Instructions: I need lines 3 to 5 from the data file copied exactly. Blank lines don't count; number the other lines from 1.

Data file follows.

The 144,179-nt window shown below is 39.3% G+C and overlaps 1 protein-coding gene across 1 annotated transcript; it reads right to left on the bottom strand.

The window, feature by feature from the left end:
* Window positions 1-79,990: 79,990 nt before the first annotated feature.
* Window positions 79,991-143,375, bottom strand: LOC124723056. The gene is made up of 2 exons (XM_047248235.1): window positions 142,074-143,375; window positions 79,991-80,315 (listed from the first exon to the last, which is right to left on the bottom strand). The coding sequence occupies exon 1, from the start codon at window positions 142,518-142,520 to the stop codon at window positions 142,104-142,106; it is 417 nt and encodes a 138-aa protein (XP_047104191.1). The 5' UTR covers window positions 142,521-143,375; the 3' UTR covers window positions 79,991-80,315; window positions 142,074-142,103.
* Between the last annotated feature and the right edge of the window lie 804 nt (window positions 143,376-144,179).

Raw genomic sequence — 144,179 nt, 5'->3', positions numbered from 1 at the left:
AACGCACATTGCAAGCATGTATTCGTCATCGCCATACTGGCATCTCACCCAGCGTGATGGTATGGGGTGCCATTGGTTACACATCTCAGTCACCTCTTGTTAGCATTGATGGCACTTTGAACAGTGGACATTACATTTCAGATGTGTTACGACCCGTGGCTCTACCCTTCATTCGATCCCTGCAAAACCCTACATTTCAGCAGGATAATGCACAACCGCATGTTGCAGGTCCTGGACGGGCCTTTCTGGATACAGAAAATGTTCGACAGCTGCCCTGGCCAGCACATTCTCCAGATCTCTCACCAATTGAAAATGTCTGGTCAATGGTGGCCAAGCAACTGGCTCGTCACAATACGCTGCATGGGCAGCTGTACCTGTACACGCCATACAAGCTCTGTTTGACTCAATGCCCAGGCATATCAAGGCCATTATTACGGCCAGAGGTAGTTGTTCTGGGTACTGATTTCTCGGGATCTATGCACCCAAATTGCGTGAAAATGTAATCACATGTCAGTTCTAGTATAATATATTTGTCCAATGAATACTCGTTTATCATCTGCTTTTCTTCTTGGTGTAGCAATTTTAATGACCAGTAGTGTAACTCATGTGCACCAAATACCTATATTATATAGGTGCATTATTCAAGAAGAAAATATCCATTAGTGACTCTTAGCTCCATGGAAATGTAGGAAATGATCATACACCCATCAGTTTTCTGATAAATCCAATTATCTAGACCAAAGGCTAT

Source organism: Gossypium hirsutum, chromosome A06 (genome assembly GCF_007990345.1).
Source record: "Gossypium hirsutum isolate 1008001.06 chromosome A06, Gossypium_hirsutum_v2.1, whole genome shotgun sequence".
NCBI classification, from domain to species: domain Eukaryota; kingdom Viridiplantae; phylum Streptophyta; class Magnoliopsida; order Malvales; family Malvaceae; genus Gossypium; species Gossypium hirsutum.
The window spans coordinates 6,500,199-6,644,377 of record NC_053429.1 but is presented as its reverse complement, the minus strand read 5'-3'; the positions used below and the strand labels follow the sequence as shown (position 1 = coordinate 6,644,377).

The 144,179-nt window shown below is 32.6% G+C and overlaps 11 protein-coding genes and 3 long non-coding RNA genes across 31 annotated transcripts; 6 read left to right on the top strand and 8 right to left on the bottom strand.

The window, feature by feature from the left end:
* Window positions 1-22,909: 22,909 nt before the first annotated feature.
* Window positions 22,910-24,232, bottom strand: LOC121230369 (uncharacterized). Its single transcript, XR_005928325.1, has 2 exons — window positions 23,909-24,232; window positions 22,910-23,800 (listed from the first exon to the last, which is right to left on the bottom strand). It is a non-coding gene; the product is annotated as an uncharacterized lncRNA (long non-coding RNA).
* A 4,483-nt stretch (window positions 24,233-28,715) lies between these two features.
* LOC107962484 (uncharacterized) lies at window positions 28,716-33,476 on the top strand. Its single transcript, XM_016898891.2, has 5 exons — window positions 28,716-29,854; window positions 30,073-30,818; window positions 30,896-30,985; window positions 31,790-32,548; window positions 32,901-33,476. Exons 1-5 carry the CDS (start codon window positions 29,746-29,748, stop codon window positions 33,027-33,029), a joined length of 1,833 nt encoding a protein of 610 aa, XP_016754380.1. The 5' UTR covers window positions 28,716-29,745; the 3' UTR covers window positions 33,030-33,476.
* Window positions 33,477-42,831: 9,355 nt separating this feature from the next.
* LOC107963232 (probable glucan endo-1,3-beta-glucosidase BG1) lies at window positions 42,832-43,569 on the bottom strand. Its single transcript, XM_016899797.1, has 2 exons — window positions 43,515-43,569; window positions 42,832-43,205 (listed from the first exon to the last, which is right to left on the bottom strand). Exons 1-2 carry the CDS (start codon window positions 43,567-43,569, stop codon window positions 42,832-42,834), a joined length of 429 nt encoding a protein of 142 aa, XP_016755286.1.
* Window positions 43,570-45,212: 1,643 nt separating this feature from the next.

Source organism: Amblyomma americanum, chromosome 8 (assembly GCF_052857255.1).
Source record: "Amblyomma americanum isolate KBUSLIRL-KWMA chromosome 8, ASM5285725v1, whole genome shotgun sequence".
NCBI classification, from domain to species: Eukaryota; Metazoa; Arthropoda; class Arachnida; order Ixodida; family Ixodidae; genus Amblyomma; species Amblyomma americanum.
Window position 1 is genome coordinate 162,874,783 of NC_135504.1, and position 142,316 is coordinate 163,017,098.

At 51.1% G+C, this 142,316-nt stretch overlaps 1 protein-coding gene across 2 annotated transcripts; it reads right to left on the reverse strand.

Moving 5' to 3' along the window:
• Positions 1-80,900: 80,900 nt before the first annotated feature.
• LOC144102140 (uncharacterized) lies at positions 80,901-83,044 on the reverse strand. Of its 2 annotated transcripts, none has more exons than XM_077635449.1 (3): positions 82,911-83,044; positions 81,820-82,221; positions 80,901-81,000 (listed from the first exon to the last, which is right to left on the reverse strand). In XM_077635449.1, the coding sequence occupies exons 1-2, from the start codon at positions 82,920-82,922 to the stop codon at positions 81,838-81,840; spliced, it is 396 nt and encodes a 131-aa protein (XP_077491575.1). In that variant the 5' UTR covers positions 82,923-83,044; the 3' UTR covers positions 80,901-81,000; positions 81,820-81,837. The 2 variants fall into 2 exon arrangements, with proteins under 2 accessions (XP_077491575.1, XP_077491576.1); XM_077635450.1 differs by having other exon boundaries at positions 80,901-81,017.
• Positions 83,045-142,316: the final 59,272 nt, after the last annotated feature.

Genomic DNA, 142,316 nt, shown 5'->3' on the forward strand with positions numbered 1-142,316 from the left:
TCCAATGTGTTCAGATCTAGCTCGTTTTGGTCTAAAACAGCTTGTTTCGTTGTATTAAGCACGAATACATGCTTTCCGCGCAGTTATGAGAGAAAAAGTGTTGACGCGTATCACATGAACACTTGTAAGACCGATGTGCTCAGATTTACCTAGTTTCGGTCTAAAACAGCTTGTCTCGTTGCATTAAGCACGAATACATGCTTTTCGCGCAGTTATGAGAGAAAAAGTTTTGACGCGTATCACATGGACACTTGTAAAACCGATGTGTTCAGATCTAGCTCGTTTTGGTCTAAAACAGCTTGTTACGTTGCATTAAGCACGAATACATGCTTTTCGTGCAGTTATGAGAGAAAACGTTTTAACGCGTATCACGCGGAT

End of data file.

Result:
* Window positions 1-79,990: 79,990 nt before the first annotated feature.
* Window positions 79,991-143,375, bottom strand: LOC124723056. The gene is made up of 2 exons (XM_047248235.1): window positions 142,074-143,375; window positions 79,991-80,315 (listed from the first exon to the last, which is right to left on the bottom strand). The coding sequence occupies exon 1, from the start codon at window positions 142,518-142,520 to the stop codon at window positions 142,104-142,106; it is 417 nt and encodes a 138-aa protein (XP_047104191.1). The 5' UTR covers window positions 142,521-143,375; the 3' UTR covers window positions 79,991-80,315; window positions 142,074-142,103.
* Between the last annotated feature and the right edge of the window lie 804 nt (window positions 143,376-144,179).